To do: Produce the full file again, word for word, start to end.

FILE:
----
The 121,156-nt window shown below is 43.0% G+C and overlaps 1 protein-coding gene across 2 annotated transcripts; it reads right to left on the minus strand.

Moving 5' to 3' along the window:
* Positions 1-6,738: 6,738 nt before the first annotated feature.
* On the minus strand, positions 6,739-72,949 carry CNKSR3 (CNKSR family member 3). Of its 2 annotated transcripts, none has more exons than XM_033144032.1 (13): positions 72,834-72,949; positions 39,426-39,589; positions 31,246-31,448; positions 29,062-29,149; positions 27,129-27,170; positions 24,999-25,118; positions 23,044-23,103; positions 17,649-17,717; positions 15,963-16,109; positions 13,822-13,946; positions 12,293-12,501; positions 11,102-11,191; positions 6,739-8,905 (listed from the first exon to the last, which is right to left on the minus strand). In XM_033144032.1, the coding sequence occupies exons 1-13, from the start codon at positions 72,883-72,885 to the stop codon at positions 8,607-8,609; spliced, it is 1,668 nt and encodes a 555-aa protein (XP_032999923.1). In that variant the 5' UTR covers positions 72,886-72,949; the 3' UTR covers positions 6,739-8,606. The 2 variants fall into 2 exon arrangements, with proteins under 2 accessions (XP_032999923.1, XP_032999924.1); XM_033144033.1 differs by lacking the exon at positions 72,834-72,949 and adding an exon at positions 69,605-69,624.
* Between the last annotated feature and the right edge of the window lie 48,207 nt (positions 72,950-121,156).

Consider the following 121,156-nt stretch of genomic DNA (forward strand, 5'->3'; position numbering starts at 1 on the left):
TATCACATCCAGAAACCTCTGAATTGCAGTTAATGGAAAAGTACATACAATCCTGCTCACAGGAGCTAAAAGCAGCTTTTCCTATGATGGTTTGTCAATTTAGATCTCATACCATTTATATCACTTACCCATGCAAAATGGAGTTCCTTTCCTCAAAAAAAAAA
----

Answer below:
The 121,156-nt window shown below is 43.0% G+C and overlaps 1 protein-coding gene across 2 annotated transcripts; it reads right to left on the minus strand.

Moving 5' to 3' along the window:
* Positions 1-6,738: 6,738 nt before the first annotated feature.
* On the minus strand, positions 6,739-72,949 carry CNKSR3 (CNKSR family member 3). Of its 2 annotated transcripts, none has more exons than XM_033144032.1 (13): positions 72,834-72,949; positions 39,426-39,589; positions 31,246-31,448; positions 29,062-29,149; positions 27,129-27,170; positions 24,999-25,118; positions 23,044-23,103; positions 17,649-17,717; positions 15,963-16,109; positions 13,822-13,946; positions 12,293-12,501; positions 11,102-11,191; positions 6,739-8,905 (listed from the first exon to the last, which is right to left on the minus strand). In XM_033144032.1, the coding sequence occupies exons 1-13, from the start codon at positions 72,883-72,885 to the stop codon at positions 8,607-8,609; spliced, it is 1,668 nt and encodes a 555-aa protein (XP_032999923.1). In that variant the 5' UTR covers positions 72,886-72,949; the 3' UTR covers positions 6,739-8,606. The 2 variants fall into 2 exon arrangements, with proteins under 2 accessions (XP_032999923.1, XP_032999924.1); XM_033144033.1 differs by lacking the exon at positions 72,834-72,949 and adding an exon at positions 69,605-69,624.
* Between the last annotated feature and the right edge of the window lie 48,207 nt (positions 72,950-121,156).

Consider the following 121,156-nt stretch of genomic DNA (forward strand, 5'->3'; position numbering starts at 1 on the left):
TATCACATCCAGAAACCTCTGAATTGCAGTTAATGGAAAAGTACATACAATCCTGCTCACAGGAGCTAAAAGCAGCTTTTCCTATGATGGTTTGTCAATTTAGATCTCATACCATTTATATCACTTACCCATGCAAAATGGAGTTCCTTTCCTCAAAAAAAAAA